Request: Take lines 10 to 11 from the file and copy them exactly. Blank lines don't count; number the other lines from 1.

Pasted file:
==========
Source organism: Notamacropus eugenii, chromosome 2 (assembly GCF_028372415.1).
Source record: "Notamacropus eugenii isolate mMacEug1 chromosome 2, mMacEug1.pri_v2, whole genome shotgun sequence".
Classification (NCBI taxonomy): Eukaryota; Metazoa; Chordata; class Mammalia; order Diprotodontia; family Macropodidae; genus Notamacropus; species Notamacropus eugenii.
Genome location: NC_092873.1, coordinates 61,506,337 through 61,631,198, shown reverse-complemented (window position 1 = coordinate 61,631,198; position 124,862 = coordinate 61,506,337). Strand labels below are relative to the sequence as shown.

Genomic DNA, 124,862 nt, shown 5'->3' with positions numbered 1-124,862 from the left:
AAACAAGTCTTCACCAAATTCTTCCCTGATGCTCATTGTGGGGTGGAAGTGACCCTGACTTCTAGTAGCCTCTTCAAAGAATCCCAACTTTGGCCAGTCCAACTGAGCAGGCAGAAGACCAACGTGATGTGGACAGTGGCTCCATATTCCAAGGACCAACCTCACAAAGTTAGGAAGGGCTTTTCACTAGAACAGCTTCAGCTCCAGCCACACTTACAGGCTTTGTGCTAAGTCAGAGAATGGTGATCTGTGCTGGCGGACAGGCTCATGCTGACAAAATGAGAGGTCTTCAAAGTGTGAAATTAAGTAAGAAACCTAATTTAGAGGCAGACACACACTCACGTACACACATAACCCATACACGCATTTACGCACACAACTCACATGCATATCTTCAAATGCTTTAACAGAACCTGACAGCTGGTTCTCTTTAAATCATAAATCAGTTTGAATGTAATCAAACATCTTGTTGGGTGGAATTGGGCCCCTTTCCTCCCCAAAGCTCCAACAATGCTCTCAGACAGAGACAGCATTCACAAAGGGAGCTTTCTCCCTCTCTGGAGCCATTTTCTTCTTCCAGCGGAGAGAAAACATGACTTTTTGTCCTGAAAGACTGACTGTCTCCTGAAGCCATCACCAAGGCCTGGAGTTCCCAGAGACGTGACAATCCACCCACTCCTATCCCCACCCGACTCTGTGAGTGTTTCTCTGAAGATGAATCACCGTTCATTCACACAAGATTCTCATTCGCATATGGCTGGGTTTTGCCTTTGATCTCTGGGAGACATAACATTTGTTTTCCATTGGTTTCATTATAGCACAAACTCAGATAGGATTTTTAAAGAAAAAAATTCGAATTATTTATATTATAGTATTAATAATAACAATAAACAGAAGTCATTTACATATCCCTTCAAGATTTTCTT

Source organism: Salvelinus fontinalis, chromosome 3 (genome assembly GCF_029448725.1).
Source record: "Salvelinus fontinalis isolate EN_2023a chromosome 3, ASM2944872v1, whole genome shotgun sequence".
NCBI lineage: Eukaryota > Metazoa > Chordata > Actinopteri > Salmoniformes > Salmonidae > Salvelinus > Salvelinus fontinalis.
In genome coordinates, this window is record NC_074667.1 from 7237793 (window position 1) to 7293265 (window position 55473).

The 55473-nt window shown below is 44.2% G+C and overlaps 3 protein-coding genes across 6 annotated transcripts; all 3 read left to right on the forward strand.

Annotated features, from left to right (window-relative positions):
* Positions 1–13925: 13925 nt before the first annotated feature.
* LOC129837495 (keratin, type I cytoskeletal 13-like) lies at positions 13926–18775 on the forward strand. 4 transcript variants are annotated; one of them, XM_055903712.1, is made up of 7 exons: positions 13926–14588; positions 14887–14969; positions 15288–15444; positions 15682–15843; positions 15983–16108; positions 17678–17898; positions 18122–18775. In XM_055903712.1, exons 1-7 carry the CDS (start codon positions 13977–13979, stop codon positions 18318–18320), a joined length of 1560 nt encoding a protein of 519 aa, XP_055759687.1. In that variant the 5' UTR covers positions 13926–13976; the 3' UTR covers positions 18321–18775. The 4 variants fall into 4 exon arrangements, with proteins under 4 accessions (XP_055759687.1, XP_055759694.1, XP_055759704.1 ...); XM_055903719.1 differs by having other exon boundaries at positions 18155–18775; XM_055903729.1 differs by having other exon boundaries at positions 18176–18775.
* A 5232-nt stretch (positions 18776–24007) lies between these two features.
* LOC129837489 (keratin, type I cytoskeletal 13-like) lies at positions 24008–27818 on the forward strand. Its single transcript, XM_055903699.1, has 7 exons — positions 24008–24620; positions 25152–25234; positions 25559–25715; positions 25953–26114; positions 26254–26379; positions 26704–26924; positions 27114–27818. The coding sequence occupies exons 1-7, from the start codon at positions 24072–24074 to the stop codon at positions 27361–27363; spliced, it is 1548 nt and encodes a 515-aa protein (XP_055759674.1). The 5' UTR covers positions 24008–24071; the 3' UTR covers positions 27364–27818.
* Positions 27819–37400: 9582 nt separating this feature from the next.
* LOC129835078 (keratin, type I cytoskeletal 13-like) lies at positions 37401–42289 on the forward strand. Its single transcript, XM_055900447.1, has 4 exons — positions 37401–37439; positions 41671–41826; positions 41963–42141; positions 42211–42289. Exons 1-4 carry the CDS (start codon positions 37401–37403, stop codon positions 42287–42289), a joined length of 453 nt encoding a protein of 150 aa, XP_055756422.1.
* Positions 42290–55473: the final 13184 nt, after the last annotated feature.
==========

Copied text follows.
In genome coordinates, this window is record NC_074667.1 from 7237793 (window position 1) to 7293265 (window position 55473).

The 55473-nt window shown below is 44.2% G+C and overlaps 3 protein-coding genes across 6 annotated transcripts; all 3 read left to right on the forward strand.